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Aurora magazine

Epigenetics is less feasible than is believed

Prenatal and genetic tests raise some concerns at times. Some people believe they can be used to get bespoke children, with bold features. In reality, screening tests only serve to verify the health status of embryos and fetuses. Epigenetics proper is only science fiction, at least at the moment.

A study conducted by Dr. Shai Carmi of the University of Jerusalem confirms this. The study highlights how many traits depend on variants on multiple genes, not on a single mutation. This complicates prenatal screening, at least for certain diseases - and actually makes it impossible to program a child to taste. Traits such as intelligence or height depend on a large number of factors, some environmental and other genetic. Based on the knowledge we have today, trying to select an embryo based on future intelligence would be a titanic undertaking.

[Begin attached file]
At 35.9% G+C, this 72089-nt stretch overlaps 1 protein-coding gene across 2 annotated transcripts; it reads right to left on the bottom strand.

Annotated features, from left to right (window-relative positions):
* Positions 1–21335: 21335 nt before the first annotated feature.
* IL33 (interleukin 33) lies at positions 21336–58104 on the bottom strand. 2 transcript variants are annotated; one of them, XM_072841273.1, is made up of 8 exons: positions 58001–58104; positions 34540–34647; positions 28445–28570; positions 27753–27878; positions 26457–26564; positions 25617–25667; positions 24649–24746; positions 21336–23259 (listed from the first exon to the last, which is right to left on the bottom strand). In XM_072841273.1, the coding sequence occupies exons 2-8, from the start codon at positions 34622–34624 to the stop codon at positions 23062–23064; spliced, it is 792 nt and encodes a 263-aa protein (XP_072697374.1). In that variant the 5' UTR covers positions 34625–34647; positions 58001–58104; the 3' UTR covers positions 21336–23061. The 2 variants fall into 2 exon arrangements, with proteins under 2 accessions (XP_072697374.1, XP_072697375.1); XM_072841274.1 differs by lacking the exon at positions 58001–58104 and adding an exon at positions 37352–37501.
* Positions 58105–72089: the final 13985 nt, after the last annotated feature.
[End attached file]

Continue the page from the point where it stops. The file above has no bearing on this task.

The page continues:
To test their point, the researchers used a computer-based simulation based on the genome of real people. Starting from these, they created 10 hypothetical embryos for each pair. The process imitated what happens during a true IVF cycle, with a limited number of embryos. After that, the researchers assigned a score to each embryo, based on the supposed genetic advantages.

The selected embryos should have been the parents' genetic creams. Still, the advantage over the others turned out to be quite small. The hypothetical adults would have had an IQ 3 points above the average of the unselected embryos. The same applies to the height. All at the price of genetic tests that are still not precise, at least when it comes to traits of the person and not genetic diseases.